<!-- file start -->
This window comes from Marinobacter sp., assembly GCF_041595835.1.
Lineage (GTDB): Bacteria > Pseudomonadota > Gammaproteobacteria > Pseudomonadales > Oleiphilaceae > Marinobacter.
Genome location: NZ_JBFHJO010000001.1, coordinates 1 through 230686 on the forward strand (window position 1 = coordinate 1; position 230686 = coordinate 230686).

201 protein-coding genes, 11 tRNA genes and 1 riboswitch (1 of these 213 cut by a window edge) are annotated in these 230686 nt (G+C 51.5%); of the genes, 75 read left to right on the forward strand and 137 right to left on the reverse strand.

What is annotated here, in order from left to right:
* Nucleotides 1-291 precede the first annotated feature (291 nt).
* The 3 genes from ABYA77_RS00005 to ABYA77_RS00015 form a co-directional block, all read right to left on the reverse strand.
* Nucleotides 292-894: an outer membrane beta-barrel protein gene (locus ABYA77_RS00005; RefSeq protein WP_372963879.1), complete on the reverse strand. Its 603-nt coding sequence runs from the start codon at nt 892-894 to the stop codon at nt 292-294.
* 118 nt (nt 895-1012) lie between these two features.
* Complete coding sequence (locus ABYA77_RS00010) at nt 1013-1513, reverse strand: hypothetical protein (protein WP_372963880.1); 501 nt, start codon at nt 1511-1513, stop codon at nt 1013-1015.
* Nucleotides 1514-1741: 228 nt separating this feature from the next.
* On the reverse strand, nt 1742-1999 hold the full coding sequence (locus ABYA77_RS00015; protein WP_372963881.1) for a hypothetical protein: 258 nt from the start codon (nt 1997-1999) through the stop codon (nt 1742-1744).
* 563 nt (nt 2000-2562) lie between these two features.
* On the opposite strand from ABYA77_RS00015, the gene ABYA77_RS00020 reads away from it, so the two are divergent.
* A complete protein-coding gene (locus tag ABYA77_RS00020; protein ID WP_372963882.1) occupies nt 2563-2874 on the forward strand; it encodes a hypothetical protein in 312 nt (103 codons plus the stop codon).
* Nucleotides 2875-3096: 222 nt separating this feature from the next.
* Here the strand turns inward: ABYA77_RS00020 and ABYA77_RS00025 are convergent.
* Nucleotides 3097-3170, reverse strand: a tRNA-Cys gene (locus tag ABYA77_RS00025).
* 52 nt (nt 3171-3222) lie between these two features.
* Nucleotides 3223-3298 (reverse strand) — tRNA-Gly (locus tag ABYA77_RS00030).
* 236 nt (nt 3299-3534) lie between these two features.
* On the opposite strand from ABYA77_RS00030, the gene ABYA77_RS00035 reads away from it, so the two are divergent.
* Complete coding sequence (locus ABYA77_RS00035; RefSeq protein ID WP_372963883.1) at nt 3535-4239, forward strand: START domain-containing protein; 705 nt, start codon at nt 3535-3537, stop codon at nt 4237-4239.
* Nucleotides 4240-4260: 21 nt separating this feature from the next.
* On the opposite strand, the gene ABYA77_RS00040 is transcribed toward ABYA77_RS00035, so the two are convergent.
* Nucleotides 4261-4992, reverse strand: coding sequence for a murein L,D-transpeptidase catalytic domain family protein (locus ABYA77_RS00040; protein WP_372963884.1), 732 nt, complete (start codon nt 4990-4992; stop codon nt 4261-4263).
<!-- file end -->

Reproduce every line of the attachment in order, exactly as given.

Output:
This window comes from Marinobacter sp., assembly GCF_041595835.1.
Lineage (GTDB): Bacteria > Pseudomonadota > Gammaproteobacteria > Pseudomonadales > Oleiphilaceae > Marinobacter.
Genome location: NZ_JBFHJO010000001.1, coordinates 1 through 230686 on the forward strand (window position 1 = coordinate 1; position 230686 = coordinate 230686).

201 protein-coding genes, 11 tRNA genes and 1 riboswitch (1 of these 213 cut by a window edge) are annotated in these 230686 nt (G+C 51.5%); of the genes, 75 read left to right on the forward strand and 137 right to left on the reverse strand.

What is annotated here, in order from left to right:
* Nucleotides 1-291 precede the first annotated feature (291 nt).
* The 3 genes from ABYA77_RS00005 to ABYA77_RS00015 form a co-directional block, all read right to left on the reverse strand.
* Nucleotides 292-894: an outer membrane beta-barrel protein gene (locus ABYA77_RS00005; RefSeq protein WP_372963879.1), complete on the reverse strand. Its 603-nt coding sequence runs from the start codon at nt 892-894 to the stop codon at nt 292-294.
* 118 nt (nt 895-1012) lie between these two features.
* Complete coding sequence (locus ABYA77_RS00010) at nt 1013-1513, reverse strand: hypothetical protein (protein WP_372963880.1); 501 nt, start codon at nt 1511-1513, stop codon at nt 1013-1015.
* Nucleotides 1514-1741: 228 nt separating this feature from the next.
* On the reverse strand, nt 1742-1999 hold the full coding sequence (locus ABYA77_RS00015; protein WP_372963881.1) for a hypothetical protein: 258 nt from the start codon (nt 1997-1999) through the stop codon (nt 1742-1744).
* 563 nt (nt 2000-2562) lie between these two features.
* On the opposite strand from ABYA77_RS00015, the gene ABYA77_RS00020 reads away from it, so the two are divergent.
* A complete protein-coding gene (locus tag ABYA77_RS00020; protein ID WP_372963882.1) occupies nt 2563-2874 on the forward strand; it encodes a hypothetical protein in 312 nt (103 codons plus the stop codon).
* Nucleotides 2875-3096: 222 nt separating this feature from the next.
* Here the strand turns inward: ABYA77_RS00020 and ABYA77_RS00025 are convergent.
* Nucleotides 3097-3170, reverse strand: a tRNA-Cys gene (locus tag ABYA77_RS00025).
* 52 nt (nt 3171-3222) lie between these two features.
* Nucleotides 3223-3298 (reverse strand) — tRNA-Gly (locus tag ABYA77_RS00030).
* 236 nt (nt 3299-3534) lie between these two features.
* On the opposite strand from ABYA77_RS00030, the gene ABYA77_RS00035 reads away from it, so the two are divergent.
* Complete coding sequence (locus ABYA77_RS00035; RefSeq protein ID WP_372963883.1) at nt 3535-4239, forward strand: START domain-containing protein; 705 nt, start codon at nt 3535-3537, stop codon at nt 4237-4239.
* Nucleotides 4240-4260: 21 nt separating this feature from the next.
* On the opposite strand, the gene ABYA77_RS00040 is transcribed toward ABYA77_RS00035, so the two are convergent.
* Nucleotides 4261-4992, reverse strand: coding sequence for a murein L,D-transpeptidase catalytic domain family protein (locus ABYA77_RS00040; protein WP_372963884.1), 732 nt, complete (start codon nt 4990-4992; stop codon nt 4261-4263).